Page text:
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Figure 8. Effects of chronic time-restrictive feeding on body weight, fasting blood glucose, glucose tolerance, and response to insulin.

Young adult male mice were first entrained to a 12∶12 LD photoperiodic cycle for 2 weeks and then fed time-restrictively for 9 consecutive weeks. After 16 h fasting, mice were weighed (A) and fasting glucose levels were measured (B) at the 5th week. Then oral glucose tolerance test was performed. Blood glucose levels over time in response to an oral glucose load (C) and area under the curve for OGTT (D) are shown. At the 9th week, mice were weighed after 16 h fasting, and fasting glucose levels were measured. Then insulin tolerance test was performed. Blood glucose levels over time in response to insulin (E) and area under the curve (F) were determined. All data are expressed as mean ± S.E.M. (n = 3–4), *p<0.05 vs. control AF group.

https://doi.org/10.1371/journal.pone.0044053.g008

Discussion

The present study explored the effects of 6 h advance or 6 h delay of usual meal time in young adult male mice, and found that both BT and HCA rhythms were significantly altered by shifts in meal time with concurrent pathological changes in metabolic rhythms. Since shift workers are known to be exposed to high risks of metabolic problems [23], the observation that time-restrictive feeding alters daily variation of factors regulating glucose and cholesterol homeostasis poses great implications that necessitate future works.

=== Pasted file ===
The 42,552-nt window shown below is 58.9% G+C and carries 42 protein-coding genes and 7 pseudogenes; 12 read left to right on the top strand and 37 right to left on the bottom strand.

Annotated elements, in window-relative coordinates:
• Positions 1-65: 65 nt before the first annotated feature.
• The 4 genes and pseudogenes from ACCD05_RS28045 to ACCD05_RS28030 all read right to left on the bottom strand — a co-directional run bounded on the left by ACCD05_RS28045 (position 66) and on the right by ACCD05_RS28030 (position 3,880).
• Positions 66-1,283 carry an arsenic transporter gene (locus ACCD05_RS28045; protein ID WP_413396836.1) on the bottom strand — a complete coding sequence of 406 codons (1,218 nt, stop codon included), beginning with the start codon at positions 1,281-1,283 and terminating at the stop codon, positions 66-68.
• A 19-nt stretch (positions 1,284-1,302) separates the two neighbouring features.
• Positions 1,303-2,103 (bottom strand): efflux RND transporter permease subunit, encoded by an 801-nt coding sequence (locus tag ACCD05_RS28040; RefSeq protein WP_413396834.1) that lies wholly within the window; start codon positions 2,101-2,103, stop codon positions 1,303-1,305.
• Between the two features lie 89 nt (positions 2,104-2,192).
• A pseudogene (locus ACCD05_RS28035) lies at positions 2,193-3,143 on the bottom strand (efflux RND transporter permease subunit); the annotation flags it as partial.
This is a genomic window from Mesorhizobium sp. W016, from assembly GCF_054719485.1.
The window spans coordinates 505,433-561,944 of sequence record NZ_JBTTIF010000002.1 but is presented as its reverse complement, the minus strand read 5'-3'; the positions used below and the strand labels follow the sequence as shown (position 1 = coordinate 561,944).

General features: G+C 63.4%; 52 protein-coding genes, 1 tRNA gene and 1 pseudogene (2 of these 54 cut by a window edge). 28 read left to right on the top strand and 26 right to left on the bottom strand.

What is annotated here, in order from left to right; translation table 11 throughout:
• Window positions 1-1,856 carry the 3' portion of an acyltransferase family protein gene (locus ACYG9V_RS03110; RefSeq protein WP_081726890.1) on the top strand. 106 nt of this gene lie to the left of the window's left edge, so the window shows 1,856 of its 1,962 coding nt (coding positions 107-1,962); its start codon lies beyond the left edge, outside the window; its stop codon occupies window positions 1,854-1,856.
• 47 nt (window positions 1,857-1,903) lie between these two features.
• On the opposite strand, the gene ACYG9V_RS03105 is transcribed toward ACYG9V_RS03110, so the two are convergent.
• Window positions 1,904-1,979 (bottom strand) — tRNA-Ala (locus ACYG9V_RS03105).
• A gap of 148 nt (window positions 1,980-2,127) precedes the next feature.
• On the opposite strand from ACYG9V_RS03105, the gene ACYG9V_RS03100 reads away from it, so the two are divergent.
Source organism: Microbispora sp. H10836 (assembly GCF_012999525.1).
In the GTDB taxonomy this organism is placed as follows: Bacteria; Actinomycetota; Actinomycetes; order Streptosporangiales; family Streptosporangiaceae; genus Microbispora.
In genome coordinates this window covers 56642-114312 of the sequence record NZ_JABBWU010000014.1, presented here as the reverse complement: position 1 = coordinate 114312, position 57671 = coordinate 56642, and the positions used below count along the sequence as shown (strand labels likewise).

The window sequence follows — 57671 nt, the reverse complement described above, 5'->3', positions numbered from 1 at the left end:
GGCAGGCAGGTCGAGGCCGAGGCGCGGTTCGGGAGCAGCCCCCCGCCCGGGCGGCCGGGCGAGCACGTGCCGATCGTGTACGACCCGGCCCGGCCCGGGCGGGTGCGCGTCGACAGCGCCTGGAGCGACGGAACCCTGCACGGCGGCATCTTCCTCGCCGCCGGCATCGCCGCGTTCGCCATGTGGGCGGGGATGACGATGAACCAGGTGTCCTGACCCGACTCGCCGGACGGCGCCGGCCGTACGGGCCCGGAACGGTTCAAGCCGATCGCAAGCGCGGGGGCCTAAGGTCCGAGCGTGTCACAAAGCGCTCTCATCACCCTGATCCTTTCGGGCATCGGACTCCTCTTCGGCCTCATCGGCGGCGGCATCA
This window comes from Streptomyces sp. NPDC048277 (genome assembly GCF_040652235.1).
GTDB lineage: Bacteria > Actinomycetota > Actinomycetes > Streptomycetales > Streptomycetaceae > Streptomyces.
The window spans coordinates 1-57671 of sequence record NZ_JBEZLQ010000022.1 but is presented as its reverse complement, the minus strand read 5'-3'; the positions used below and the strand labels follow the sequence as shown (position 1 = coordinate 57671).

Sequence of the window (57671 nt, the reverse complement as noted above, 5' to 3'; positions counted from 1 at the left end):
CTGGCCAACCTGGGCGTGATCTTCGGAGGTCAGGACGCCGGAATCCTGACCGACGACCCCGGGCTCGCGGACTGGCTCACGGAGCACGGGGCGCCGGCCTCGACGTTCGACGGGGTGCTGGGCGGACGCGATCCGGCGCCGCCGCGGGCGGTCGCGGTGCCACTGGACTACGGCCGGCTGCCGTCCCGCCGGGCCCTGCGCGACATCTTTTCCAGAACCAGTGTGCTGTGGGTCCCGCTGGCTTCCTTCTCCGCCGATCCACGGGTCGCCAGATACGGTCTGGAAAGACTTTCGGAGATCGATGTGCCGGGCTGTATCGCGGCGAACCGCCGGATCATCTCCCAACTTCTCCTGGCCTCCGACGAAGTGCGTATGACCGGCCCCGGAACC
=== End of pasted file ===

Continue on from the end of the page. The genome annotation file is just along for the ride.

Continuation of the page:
Previously, Damiola et al. [14] observed that daytime-restrictive feeding alters the phases of core clock genes expression in the peripheral tissues, but not in the central clock SCN. In the present study, rapid elevations of both BT and HCA at the early scotophase were preserved regardless of feeding regimens, indicating that these increases are mainly controlled by the central clock set by the imposed LD cycle. Accordingly, mPer1−/−mCry2−/− clock mutant mice did not exhibit these peaks [24], [25], supporting the dominant role of central clock machinery in the activity onset. Nevertheless, the prolongation of elevated BT and HCA seems to be dependent upon food availability, because they were not sustained as much in the absence of food. Moreover, food availability significantly affected the BT and HCA rhythms. Interestingly, a prolonged absence of food when it is most expected induced the regulated hypothermia in DF animals (Figure 2B and individual profiles in Figure S2B). Torpor has been believed to be an energy-saving mode that enables the small animals to endure prolonged food-deficient period [26], [27]. Yet, torpor-like symptom was observed only in DF mice, but not in NF mice with the same 19 h fasting period a day, suggesting an unexpected role of circadian clock in the physiological regulation of torpor-like symptoms. Leptin and ghrelin, which are known to affect torpor [28], [29], exhibit daily variations in rodents [30]. Recently, Crispim et al. [31] observed that leptin and ghrelin levels showed significant differences from the day shift subjects in human. Thus, time-restrictive feeding may alter daily patterns of leptin and ghrelin, leading to a torpor-like symptom. This possibility needs to be addressed in the future works.